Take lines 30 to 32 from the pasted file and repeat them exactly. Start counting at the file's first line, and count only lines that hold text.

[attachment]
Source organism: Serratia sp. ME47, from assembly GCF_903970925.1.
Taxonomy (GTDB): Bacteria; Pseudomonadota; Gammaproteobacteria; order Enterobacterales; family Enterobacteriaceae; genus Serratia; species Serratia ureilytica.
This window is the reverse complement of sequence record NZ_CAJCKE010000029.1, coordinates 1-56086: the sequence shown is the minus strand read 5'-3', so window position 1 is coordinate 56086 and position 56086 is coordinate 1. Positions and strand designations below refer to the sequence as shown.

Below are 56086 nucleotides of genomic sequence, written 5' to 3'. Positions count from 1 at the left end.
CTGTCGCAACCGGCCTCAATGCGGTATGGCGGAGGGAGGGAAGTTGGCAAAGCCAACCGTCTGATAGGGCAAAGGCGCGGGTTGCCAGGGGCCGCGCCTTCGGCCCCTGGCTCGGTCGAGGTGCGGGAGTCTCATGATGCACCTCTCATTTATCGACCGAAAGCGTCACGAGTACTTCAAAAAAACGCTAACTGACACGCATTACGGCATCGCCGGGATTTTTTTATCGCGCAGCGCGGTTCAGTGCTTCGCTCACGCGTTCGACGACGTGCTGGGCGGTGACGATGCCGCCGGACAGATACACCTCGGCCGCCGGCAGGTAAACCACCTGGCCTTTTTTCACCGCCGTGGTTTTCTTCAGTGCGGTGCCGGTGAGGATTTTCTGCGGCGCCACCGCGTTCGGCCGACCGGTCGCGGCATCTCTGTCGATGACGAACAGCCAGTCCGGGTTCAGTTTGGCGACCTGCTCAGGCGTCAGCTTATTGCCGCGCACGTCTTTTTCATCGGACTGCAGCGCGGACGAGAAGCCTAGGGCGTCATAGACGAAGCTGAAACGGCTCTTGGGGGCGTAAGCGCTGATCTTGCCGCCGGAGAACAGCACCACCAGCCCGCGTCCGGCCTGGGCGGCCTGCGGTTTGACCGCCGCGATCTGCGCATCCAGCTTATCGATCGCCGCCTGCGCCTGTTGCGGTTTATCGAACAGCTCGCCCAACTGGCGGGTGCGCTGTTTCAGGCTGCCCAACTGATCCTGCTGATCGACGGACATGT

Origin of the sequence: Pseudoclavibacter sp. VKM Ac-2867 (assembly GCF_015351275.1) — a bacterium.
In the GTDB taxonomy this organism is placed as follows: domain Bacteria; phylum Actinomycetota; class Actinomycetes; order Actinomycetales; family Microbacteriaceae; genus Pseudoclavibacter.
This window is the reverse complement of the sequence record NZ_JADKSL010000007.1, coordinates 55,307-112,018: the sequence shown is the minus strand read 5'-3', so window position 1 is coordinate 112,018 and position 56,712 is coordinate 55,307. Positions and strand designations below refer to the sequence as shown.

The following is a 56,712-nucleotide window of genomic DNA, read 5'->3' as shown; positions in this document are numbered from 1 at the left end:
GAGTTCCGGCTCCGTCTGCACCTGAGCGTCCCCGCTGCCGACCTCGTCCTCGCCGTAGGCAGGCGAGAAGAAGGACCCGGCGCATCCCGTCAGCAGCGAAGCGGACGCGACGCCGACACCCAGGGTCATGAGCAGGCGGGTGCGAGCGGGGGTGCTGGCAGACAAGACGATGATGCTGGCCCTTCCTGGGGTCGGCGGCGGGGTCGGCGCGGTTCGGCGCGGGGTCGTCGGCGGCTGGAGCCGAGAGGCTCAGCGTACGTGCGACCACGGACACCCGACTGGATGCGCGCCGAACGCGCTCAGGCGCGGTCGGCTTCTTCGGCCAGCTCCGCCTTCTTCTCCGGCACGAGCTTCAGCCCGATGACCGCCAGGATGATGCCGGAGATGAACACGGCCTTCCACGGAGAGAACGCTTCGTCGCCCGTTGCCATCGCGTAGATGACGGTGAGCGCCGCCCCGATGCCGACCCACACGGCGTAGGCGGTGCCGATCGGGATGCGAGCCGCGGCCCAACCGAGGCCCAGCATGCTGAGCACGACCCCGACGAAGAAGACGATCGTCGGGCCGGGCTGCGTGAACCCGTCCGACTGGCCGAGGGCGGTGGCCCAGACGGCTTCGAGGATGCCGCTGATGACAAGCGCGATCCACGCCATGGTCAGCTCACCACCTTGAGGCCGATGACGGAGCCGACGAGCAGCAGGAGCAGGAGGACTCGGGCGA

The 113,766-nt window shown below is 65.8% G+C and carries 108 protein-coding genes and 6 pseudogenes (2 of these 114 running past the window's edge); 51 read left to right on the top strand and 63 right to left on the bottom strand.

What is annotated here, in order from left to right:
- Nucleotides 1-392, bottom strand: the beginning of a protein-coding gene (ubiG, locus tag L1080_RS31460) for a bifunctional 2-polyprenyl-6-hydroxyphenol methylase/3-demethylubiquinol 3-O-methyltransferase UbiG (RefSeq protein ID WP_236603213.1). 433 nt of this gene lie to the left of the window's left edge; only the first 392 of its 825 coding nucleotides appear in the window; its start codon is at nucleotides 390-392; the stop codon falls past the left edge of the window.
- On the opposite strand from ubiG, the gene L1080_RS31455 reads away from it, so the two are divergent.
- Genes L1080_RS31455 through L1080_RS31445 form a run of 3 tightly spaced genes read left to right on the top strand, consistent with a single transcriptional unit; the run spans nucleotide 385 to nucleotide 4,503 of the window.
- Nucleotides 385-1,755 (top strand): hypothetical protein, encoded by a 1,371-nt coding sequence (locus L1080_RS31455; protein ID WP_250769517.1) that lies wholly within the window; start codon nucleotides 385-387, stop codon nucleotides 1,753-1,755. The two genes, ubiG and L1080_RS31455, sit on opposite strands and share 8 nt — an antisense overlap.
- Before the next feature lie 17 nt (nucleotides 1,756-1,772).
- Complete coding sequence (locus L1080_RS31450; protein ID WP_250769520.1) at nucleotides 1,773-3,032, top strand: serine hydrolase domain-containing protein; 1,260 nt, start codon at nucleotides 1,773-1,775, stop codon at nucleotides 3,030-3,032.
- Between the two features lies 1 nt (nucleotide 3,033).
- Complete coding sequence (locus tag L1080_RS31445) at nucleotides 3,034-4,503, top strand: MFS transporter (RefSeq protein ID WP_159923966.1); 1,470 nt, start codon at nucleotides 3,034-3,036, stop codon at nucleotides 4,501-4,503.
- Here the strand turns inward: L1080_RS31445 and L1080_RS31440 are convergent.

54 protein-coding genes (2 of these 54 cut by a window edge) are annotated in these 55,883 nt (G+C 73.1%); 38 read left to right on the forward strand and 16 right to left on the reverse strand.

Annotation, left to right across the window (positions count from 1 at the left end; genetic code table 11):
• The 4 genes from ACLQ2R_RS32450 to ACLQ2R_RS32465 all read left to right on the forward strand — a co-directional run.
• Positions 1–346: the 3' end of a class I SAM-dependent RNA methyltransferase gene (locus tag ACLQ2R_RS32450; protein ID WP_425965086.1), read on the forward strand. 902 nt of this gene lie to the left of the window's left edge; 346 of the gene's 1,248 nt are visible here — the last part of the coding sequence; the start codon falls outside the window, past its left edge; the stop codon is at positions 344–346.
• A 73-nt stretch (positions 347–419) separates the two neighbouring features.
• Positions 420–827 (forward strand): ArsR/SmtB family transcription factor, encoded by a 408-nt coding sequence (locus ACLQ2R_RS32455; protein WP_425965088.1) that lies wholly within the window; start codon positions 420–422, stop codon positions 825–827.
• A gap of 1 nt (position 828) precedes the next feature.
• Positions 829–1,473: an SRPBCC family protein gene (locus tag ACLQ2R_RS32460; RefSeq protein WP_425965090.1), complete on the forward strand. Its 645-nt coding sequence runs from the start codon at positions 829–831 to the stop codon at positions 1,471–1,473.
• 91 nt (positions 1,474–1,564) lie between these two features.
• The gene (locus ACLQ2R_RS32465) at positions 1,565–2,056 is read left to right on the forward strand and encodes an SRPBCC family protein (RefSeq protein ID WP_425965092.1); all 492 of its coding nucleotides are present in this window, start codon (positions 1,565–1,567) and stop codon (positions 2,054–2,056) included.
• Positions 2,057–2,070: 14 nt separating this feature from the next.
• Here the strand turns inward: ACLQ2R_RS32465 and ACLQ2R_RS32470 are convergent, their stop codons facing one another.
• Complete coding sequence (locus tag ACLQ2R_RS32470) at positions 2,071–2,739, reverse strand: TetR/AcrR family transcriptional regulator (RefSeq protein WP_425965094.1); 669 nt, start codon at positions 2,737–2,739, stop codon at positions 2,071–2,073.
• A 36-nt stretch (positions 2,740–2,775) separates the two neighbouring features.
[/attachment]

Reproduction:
• 91 nt (positions 1,474–1,564) lie between these two features.
• The gene (locus ACLQ2R_RS32465) at positions 1,565–2,056 is read left to right on the forward strand and encodes an SRPBCC family protein (RefSeq protein ID WP_425965092.1); all 492 of its coding nucleotides are present in this window, start codon (positions 1,565–1,567) and stop codon (positions 2,054–2,056) included.
• Positions 2,057–2,070: 14 nt separating this feature from the next.